Homeland Security Watch

News and analysis of critical issues in homeland security

June 19, 2013

DHS’ Alan Cohn talks about the 2014 Quadrennial Homeland Security Review

Filed under: General Homeland Security — by Christopher Bellavita on June 19, 2013

I saw the following press release about the Quadrennial Homeland Security Review on the Center for Homeland Defense and Security website today.

A stronger risk-based approach and expanded stakeholder input will be included as the Department of Homeland Security (DHS) undertakes the second Quadrennial Homeland Security Review (QHSR) this summer, a top department official said June 6.

“The second review will also have the benefit of a consolidated DHS office that will guide the process,” said DHS Office of Policy Assistant Secretary for Strategy, Planning, Analysis and Risk (SPAR) Alan Cohn. DHS consolidated the functions of the Office of Risk Management and Analysis with the Office of Strategic Plans to form SPAR in March 2012, creating an integrated strategic planning, risk modeling and analysis function for the Department.

The QHSR is legislatively mandated to be conducted every four years under the Homeland Security Act of 2002, as amended. The first review was completed in February 2010 and set forth a strategic framework for the nation’s homeland security. Five homeland security missions were identified during the first review and will remain the core of the strategic approach: 1) preventing terrorism and enhancing security; 2) securing and managing our borders; 3) enforcing and administering our immigration laws; 4) safeguarding and securing cyberspace; and 5) ensuring resilience to disasters.

The second QHSR will build on this foundation and focus on how DHS will build smarter, more dynamic, risk-based approaches to homeland security that engage the broadest possible range of partners. The key difference for the second review is that DHS and its partners will be able to engage continuously through the study and analysis phase of the review, according to Assistant Secretary Cohn. “We will look for areas where strategic shifts may be necessary to keep pace or get ahead of changes in strategic environment,” he said. DHS will complete the second QHSR review process by the end of 2013.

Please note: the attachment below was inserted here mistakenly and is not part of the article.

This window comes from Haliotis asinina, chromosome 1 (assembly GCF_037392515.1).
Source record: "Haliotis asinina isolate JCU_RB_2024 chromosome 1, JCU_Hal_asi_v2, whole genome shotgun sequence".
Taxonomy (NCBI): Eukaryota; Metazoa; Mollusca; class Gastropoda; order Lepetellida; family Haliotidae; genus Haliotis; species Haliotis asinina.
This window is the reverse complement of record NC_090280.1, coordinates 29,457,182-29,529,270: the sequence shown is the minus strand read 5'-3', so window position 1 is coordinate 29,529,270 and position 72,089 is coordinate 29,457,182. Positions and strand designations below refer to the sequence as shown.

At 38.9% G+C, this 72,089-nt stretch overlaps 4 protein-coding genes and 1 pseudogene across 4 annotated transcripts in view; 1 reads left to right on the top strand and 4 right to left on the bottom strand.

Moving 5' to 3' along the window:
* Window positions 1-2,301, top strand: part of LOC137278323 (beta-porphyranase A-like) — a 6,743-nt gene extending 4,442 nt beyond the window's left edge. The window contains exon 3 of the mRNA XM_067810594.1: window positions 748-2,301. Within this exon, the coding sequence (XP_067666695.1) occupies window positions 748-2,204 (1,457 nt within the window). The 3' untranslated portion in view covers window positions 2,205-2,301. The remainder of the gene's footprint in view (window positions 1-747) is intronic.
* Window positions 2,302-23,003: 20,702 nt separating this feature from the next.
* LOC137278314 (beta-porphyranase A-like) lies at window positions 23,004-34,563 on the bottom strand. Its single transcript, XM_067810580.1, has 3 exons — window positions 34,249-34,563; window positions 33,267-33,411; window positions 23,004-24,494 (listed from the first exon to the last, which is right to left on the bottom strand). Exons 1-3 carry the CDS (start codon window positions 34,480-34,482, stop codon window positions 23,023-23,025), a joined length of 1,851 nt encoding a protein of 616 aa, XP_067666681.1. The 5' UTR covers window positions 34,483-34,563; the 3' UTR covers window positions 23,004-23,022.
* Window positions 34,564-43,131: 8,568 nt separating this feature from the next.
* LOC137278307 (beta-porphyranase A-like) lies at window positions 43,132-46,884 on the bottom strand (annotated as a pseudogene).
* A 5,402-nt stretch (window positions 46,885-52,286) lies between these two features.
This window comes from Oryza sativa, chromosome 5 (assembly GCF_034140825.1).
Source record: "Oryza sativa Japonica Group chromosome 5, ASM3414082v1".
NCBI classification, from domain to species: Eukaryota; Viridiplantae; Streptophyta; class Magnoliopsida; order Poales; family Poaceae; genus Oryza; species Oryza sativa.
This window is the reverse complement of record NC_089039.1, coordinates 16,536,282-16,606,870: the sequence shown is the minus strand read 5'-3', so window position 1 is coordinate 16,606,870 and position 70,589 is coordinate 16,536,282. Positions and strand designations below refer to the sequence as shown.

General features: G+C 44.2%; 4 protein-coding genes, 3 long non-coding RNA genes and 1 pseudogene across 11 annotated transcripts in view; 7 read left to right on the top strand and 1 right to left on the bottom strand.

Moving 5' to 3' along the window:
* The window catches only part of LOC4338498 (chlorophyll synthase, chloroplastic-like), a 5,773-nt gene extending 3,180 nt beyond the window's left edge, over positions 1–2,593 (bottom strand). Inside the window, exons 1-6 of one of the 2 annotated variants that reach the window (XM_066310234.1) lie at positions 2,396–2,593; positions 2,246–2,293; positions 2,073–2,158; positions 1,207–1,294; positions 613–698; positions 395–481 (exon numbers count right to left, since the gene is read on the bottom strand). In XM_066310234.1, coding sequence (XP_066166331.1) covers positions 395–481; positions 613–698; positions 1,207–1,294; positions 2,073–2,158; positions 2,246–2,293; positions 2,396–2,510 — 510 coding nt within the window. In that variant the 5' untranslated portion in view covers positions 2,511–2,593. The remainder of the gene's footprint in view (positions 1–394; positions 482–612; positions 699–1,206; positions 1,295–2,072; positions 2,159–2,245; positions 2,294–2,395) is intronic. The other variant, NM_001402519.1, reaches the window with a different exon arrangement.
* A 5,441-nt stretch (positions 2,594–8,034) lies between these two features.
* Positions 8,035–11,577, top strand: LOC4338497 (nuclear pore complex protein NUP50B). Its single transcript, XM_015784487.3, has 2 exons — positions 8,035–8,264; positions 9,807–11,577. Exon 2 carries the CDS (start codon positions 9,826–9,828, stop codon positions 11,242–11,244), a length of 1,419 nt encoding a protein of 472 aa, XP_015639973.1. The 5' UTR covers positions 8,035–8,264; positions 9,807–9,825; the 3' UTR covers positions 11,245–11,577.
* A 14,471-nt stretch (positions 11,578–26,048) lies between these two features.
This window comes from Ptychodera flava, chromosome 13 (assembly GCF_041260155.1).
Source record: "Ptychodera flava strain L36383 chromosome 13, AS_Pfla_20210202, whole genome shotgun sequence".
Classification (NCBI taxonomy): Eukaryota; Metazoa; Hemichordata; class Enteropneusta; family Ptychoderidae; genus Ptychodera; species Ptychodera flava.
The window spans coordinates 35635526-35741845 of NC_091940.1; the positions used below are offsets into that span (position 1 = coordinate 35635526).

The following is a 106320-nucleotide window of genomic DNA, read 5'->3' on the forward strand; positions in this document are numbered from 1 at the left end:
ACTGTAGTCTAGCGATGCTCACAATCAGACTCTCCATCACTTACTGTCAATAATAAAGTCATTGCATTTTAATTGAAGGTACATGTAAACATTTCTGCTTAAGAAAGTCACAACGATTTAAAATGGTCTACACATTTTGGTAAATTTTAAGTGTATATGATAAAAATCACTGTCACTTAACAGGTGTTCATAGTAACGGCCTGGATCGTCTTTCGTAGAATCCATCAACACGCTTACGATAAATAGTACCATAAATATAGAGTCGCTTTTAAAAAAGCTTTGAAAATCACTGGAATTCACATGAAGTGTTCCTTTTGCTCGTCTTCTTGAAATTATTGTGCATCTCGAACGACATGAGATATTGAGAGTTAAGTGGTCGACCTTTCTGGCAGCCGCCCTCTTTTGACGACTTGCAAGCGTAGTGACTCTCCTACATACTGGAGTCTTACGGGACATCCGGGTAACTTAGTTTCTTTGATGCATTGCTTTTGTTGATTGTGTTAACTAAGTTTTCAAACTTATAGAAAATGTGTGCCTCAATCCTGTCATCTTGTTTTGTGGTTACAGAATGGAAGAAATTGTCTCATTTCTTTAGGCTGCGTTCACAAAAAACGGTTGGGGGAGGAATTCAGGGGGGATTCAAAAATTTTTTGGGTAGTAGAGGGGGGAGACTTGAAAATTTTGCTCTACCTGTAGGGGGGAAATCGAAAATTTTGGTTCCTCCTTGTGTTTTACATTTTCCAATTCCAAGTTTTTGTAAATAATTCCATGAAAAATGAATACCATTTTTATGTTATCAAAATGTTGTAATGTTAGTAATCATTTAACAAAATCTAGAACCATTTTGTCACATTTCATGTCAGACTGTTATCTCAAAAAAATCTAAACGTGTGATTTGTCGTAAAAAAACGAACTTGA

“The first QHSR spelled out the idea of homeland security, but also described the importance of thinking about homeland security as an enterprise responsibility,” Assistant Secretary Cohn said.

“Beyond being a federal responsibility, this is a national responsibility. There is an enterprise that goes far beyond the halls of DHS that is engaged in assuring the security of the homeland of the United States. For that reason, it’s vitally important for the Department to engage with that broader community of stakeholders in conducting a review of this type.”

DHS plans to connect with state, local, tribal, and territorial governments, the private sector, and non-government entity stakeholders through an online community to be established through the DHS Science and Technology Directorate’s First Responders Communities of Practice. DHS will use this and other venues to invite stakeholders to offer perspectives, comments and ideas.

Cohn urged academics and practitioners, including those associated with the Center for Homeland Defense and Security, to contribute.

“We encourage the broader homeland security community, including alumni of the Naval Postgraduate School Center for Homeland Defense and Security program, to fully and extensively participate in the process of building that community of practitioners,” Cohn said.

The first QHSR was crafted based on input from 42 DHS offices/components, 26 federal departments, and 118 stakeholder groups. The Department received 43 white papers as well as more than 3,000 public comments received during three “National Dialogues.”

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3 Comments »

Comment by William R. Cumming

June 20, 2013 @ 4:09 am

Hopefully several things different will happen this time around. First, look at what the statutory mandate required and what was or is to be provided and if not why not. Input documents might be considered deliberative process or not but perhaps a better review would result if they could be made public to the extent possible. And perhaps how exactly DHS utilized the last QHSR or not and the critical missing or defective piece IMO the BUR [botton up review] that was to analyze, explain, or whatever exactly how each line item program, function, or activity contributed to HS whether housed in DHS or elsewhere.

GOOD LUCK ALAN!

Comment by William R. Cumming

June 20, 2013 @ 7:47 am

Perhaps submissions on the last QHSR would be of interest if made publically available?

Comment by William R. Cumming

June 23, 2013 @ 8:05 am

It would be of interest if anyone in DHS/FEMA tracks all funded and unfunded MOUs and MOA’s with OFA’s [other federal agencies] and this might give a better sense of what reliance is place on OFA’s by DHS and FEMA.

If not tracked of course then reflection of total ignorance of DHS and FEMA as to what they really get from OFA’s in mutual aid and support.

The last comprehensive FEMA/DoD MOU is posted on the FAS/FEMA website!

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